Yoga Instructor and Cancer Survivor Joy Golding
Discovers Strength and Peace in Her Practice
by Autumn Rhea Carpenter
Once a radio
disc jockey for several rock stations nationwide, wild child Joy Golding found
her calling in natural healing as a certified massage therapist. In 2003 she
added another certification to her skill set as a yoga instructor and has since
logged hundreds of hours teaching vigorous Vinyasa yoga at various yoga studios
in Melbourne, Florida. Golding employs many inversions, arm balances and balance
postures as well as Kundalini yoga into her classes.
Trained by several renowned teachers including Bryan Kest,
Shiva Rea, Ana Brett and Ravi Singh, Golding says her yoga philosophy is to
bring awareness and self love to the student. “I wish for them to realize they
are limitless and brilliant, loving and beautiful, strong and focused,” she
said. “The more we give to ourselves, the more we have to give to others.”
her classroom to 85-degrees and encourages students to practice ujjayi breathing
(diaphragmatic breathing technique first utilized by Hindu and Taoist yogis
which increases oxygenation) and breath of fire which is also a cleansing and
energizing breath, powered by abdominal contractions.
Through her yoga teachings, she has discovered that humans
inflict limits on themselves “When I taught myself the Scorpion asana, I found a
space of expansion and freedom,” said Golding. “I am a cancer survivor and yoga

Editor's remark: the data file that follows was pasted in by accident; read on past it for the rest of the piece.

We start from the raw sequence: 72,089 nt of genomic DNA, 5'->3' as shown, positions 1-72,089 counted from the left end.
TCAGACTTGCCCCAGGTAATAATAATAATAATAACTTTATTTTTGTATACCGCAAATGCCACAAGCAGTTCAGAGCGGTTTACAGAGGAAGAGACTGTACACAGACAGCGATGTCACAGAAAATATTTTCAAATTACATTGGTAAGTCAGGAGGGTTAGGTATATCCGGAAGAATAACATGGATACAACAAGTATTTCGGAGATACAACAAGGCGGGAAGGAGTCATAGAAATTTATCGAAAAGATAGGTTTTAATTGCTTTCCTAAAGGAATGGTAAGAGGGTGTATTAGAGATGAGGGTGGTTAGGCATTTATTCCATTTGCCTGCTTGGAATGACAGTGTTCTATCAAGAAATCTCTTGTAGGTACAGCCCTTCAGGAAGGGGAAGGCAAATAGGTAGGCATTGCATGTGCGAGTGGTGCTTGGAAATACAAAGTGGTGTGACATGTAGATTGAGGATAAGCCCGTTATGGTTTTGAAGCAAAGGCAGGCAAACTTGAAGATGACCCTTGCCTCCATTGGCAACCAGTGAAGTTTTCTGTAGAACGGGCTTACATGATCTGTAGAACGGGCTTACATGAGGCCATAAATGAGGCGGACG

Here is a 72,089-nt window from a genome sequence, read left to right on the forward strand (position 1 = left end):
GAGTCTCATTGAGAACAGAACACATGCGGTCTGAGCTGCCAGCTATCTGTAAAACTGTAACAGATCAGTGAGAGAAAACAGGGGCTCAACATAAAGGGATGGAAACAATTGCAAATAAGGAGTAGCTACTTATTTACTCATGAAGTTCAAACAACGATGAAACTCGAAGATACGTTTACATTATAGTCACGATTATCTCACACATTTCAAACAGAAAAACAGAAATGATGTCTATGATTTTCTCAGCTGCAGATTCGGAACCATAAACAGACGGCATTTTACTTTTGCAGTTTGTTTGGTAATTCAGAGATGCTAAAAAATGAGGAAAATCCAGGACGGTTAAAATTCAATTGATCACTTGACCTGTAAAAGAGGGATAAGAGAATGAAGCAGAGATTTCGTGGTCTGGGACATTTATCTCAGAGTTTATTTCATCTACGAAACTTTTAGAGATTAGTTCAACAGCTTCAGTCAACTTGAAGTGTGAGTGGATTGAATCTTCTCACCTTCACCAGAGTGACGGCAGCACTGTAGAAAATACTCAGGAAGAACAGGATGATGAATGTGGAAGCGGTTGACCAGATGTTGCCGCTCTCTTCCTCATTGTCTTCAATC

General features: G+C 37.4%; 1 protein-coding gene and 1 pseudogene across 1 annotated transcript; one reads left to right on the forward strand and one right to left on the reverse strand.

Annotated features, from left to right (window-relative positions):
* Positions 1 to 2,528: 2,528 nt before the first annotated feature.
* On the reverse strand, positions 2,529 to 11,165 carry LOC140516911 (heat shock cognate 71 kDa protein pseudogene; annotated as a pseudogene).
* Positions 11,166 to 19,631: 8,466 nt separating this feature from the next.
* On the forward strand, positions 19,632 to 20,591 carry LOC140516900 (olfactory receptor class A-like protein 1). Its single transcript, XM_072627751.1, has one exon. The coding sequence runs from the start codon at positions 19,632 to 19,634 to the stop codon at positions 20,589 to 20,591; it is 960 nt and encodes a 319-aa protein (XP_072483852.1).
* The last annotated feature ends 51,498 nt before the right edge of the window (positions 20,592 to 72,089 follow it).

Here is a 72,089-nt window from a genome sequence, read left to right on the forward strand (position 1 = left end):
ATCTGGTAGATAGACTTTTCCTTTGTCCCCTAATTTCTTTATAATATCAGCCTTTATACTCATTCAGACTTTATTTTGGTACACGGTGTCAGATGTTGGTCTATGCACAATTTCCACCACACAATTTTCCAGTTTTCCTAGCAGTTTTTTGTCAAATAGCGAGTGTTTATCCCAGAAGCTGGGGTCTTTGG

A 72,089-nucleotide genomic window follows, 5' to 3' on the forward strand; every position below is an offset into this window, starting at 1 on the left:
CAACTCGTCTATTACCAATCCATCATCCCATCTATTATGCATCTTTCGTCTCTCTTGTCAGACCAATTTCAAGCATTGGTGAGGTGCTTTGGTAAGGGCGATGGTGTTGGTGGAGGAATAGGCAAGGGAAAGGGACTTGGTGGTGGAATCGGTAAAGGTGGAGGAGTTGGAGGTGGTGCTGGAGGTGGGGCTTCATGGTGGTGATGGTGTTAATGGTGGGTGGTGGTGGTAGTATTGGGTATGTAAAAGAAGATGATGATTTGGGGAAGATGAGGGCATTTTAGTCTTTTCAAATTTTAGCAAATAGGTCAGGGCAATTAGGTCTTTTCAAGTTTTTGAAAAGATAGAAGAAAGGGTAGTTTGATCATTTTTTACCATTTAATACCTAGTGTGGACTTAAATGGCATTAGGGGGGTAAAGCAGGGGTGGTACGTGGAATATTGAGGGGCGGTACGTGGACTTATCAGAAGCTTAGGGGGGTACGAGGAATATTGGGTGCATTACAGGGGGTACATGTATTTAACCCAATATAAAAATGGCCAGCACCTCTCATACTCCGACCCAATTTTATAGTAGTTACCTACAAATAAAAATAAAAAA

helped me immensely through that time in my life. ”Teaching yoga enables me to
share the beauty that practice has brought to my life.”
yoga teacher explained that yoga is a way of life, not just an asana practice.
“I am drawn to certain asanas at different times,” she said. “Supta Virasasana
(reclining hero) and Halasana (plow) are my favorites.”
As in all professions, teaching yoga presents its
challenges. “Teaching a multi-level class with first time practitioners mixed my
usual suspects can be interesting, as well as teaching the unaware, very loud
and disruptive student. You gotta love ‘em, though,” said Golding.
An integral aspect of yoga is listening to the body and
recognizing the change it fosters in people. Those new to the practice should
ease into their practice. “Don't try to one-up other practitioners or even the
teacher, because you'll just end up hurt and frustrated. I’ve seen it and it's
not pretty,” advised Golding.
“The kindness and acceptance you show yourself on the mat
is a metaphor for life that can be applied to the rest of your life.”
Joy Golding is a yoga instructor at several studios in
Melbourne, FL, (Central Florida’s Space Coast) including the Yoga Center in
Melbourne, FL, (http://www.yogacentermelbourne.com/),
Florida Woman, (http://www.clubperformax.com) Yoga with Jill (http://yogawithjill.com/)
and the Brevard Community College Internship Program for Young Adults with
Asperger's Syndrome and other Learning Differences.
She is also available for private instruction.
When Golding isn’t practicing yoga or working as a massage
therapist, she loves reading cooking, singing, dancing, laughing (and screaming)
on roller coasters, shopping and learning.
Autumn Rhea Carpenter lives life in the fast lane as a
freelance journalist and herder of two young boys. Yoga is a constant reminder
to breathe and go with the flow.
Contact her at: